Have you ever connected a MIDI keyboard and struck a note, only for the sound to play a few seconds later? This is called latency. MIDI keyboard latency occurs when there is a delay from when you initially strike a note to when the sound produced by striking the note is actually heard. It can be demotivating when you get the idea for a perfect melody or chord progression, but when you go to lay it down, your MIDI keyboard has too much latency to even play.
The latency can stem from a number of causes like too many applications running in the background, your computer specs, your computer performance plan and many more. Let’s look at how to fix MIDI keyboard latency/delay in FL Studio.
Use ASIO Drivers
When experiencing latency in FL Studio, be sure to check if you’re using the correct drivers. ASIO drivers are recommended and work best in FL Studio. You can change drivers in the audio settings.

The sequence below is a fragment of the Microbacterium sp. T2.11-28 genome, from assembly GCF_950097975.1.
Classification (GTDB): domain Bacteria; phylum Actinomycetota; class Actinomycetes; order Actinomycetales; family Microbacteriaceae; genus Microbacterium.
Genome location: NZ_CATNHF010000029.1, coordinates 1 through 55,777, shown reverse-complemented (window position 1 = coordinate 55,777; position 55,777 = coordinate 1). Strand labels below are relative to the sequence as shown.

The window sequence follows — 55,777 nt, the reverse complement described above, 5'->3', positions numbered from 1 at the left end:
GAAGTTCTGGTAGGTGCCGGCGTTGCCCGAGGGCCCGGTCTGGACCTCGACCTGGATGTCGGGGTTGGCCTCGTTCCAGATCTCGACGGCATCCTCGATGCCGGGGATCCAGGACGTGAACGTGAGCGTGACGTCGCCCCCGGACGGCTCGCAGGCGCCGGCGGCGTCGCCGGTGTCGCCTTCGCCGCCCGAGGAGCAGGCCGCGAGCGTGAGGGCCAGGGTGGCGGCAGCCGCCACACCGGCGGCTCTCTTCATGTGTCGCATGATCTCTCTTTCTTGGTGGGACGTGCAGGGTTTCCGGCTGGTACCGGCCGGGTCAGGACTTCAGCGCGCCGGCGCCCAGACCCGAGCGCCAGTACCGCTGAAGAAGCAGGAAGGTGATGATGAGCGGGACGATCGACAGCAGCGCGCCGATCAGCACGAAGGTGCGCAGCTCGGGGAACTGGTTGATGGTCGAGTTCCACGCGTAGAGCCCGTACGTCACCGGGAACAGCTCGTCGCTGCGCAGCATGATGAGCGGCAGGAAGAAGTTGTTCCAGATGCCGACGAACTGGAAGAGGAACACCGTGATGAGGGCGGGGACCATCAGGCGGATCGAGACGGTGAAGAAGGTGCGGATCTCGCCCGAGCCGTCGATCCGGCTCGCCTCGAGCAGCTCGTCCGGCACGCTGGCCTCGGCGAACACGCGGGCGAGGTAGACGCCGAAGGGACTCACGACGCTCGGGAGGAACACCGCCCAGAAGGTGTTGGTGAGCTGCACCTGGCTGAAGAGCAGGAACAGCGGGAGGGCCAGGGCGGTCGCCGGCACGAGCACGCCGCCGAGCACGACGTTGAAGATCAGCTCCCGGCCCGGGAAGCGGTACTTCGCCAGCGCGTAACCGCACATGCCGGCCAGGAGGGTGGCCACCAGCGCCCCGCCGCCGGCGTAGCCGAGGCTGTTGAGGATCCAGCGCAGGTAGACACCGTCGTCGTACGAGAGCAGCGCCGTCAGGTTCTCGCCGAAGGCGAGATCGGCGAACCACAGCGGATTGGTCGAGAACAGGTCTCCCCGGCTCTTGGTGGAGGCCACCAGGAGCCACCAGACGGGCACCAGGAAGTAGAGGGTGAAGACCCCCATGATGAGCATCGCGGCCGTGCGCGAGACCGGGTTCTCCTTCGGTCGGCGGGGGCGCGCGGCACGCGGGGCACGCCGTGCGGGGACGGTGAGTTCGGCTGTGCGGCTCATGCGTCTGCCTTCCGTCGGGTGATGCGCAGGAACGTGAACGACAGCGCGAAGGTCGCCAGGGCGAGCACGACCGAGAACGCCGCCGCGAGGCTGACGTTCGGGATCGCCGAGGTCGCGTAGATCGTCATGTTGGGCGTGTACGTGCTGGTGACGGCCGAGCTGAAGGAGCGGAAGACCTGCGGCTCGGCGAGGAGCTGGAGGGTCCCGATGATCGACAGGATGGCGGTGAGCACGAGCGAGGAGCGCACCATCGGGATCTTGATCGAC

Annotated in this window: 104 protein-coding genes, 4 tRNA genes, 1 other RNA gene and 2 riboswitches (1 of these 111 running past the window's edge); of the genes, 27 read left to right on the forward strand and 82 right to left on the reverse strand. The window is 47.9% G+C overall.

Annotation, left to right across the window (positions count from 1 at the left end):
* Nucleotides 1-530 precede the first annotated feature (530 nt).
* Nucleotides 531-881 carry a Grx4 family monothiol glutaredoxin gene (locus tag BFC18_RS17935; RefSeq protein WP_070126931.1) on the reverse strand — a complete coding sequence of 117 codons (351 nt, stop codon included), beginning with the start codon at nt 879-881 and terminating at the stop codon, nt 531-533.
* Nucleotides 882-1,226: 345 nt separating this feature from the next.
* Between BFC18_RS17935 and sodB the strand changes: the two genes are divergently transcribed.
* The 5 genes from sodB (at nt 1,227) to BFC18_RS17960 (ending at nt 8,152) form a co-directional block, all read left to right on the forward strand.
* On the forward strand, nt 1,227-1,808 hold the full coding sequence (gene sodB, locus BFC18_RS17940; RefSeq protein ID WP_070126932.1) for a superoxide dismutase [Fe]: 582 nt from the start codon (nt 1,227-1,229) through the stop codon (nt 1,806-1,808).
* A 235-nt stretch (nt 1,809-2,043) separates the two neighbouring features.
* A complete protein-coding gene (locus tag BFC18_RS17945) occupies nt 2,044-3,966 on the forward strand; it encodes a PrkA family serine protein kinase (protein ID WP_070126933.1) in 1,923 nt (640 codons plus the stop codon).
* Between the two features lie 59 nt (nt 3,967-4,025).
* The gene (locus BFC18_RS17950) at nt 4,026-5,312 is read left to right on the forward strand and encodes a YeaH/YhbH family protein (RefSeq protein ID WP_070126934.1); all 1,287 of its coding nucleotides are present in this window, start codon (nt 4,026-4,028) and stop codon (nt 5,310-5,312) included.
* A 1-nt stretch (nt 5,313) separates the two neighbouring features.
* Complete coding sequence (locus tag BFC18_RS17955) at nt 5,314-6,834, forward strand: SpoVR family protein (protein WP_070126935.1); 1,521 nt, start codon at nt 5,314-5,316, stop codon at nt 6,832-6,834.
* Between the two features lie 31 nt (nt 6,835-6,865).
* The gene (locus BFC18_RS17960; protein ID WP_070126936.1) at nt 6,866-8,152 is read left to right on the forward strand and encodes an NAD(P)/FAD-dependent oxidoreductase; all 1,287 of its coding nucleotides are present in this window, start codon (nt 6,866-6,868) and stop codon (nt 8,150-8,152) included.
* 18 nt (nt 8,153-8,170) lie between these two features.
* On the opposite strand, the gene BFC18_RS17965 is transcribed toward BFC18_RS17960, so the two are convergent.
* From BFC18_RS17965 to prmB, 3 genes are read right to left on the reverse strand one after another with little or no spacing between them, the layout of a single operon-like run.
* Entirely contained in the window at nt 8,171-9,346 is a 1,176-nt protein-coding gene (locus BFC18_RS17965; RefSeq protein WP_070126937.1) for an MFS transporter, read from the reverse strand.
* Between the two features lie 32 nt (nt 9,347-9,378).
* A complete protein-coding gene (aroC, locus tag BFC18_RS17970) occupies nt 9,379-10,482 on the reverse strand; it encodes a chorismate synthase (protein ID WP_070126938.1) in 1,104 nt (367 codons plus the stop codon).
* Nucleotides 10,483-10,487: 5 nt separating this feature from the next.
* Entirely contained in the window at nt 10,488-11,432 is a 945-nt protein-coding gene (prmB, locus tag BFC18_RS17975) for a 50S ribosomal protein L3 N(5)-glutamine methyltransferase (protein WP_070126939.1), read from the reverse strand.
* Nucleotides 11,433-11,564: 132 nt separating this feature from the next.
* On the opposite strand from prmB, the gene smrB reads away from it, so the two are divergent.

Step 1: To access audio settings, first, click on ‘Options’ in the toolbar.
Step 2: From the drop down menu that opens, go to ‘Audio Settings’.
This opens the audio settings tab.
Note: Refer back to these steps to open the audio settings window which is referenced throughout the article.
Step 3: Click on the dialogue box shown below to view the different sound drivers installed on your computer.
Step 4: From the options available, select your desired ASIO driver.
For the best results, select the ASIO driver that came bundled with your audio interface, which in my case is M-Audio AIR 192 4 ASIO.